The hero div is not used for the sole purpose of inserting an image. It also becomes the container for an article element, and is used to create the containing block for the article, which is absolutely positioned.
You can find out how the hero div and hero image are styled by studying the style sheet, main.css, in the completed folder of the download files.
David, thanks very much for getting back to me. Much appreciated. I will go back and take another look at the hero div. Yes, I overlooked that business with the article.
To give you a bit of background - I am trying to teach myself Dreamweaver CC from scratch. It's a bit like trying to build my own automobile so that I can travel across town. I probably should have called a taxi, except now I have spent so much time and money (over $100 just on books) on Dreamweaver that I don't want to give up. Also, I have to admit that I am not as quick as some other people to learn new computer programs. I have to do things over and over again in order to commit them to memory.
About the lack of "cohesion" at Adobe. Coordination would be a better word. It seems to me that the tutorials go in all different directions without any unifying rubric. To give you another example - you have two different tutorials with different approaches to the Bayside website. In one you "create a new CSS file", in the other you "attach an existing CSS file". (I find the former to be vastly more instructive for the beginner. What beginner has an existing CSS file?) OK, if the reader happens to stumble across the two tutorials at different times, well fine. The reader can make the comparison, but shouldn't you cross reference the two approaches?
Again, sorry to sound like such a whiner. Sometimes my frustration gets the better of me. I'm trying to be constructive.
Learning how to build websites is a lot more difficult than most people seem to think. Persevere, and you'll get there.
My advice would be to abandon the approach of "learning Dreamweaver". Concentrate instead on learning HTML and CSS (while using Dreamweaver as the tool to create the necessary files). Once you have a solid understanding of the basics of HTML and CSS, using Dreamweaver will become much easier.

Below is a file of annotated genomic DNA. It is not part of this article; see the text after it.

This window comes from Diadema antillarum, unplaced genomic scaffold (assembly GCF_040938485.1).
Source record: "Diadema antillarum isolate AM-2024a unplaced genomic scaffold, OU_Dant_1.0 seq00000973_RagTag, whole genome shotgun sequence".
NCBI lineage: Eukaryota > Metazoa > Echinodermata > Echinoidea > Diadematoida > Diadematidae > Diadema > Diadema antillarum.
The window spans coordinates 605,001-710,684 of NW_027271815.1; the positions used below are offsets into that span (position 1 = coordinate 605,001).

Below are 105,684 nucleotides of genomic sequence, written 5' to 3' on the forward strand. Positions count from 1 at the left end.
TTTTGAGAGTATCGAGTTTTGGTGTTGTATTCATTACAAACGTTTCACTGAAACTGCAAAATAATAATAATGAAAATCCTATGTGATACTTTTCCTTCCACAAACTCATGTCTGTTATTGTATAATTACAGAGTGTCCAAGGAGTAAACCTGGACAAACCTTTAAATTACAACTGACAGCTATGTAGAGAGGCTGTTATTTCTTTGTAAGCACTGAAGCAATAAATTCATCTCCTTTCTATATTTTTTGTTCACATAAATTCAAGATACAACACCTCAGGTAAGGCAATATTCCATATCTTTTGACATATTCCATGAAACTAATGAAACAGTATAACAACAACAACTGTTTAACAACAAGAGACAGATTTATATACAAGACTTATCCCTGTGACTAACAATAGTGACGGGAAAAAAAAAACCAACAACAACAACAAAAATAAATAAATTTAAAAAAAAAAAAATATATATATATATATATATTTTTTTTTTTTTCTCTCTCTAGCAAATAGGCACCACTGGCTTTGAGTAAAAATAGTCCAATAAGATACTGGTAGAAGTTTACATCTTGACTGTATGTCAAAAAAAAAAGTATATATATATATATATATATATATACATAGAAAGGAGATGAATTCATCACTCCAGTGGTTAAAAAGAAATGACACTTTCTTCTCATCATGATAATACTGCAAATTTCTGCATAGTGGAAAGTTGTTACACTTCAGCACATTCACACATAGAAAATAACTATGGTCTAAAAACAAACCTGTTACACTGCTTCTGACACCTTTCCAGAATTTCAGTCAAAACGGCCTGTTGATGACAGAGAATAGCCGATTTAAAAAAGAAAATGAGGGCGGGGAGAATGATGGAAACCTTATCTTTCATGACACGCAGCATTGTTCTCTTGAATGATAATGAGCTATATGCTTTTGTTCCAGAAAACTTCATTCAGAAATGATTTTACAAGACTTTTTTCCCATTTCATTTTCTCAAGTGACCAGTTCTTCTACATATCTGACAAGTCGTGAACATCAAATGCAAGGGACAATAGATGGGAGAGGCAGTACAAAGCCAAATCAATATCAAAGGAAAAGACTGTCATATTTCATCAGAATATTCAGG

To keep the video tutorial reasonably short, Adobe asked me to create the basic styles beforehand. That's why an existing file was used, instead of creating one from scratch, as happened in the much longer written tutorial.
David, I greatly appreciate the effort you are putting in to help computer dummies like me.
Let's face it, Dreamweaver CC is a bloody difficult program to learn from scratch when you are working all alone as I am. If I were working with a trial version I would pack it in, but I have made a huge (for me) financial investment so I have to keep pushing ahead.
That's why the books and tutorials are so important for someone in my position.
In commenting on your note above - I actually do have a pretty good understanding of html and css. I have the latest book by Elizabeth Castro on the subject. What I need help with is PLACEMENT ON THE PAGE and AVOIDING INTERFERENCE and for that I need Dreamweaver. I wish the lessons would spend more time on this instead of leading the reader to finish a pre-conceived website.
If Dreamweaver were a foreign language, Adobe would want everyone to first learn complete sentences - "I would like a room for two with a view of the ocean." Fine, but what if you want to say something else like - "Officer, I was robbed on my way to the beach and my passport was stolen."
What I'm getting at is that Adove should spend more time on GRAMMAR and VOCABULARY with exercises independent of a finish website.
A case in point is the official Dreamweaver CC CLASSROOM IN A BOOK from Adobe which gvies only a few excercies in Chapter 3 (nothing on "float" or "clear", for example) and then suddenly in Chapter 4 the book says, "Start sketching your website on the back of a napkin!" What? The reader is not ready for that. What the reader needs is lessons on how to position elements on the page reliably without everything flying apart.
Can you suggest any other resource for me with that in mind - online or in print?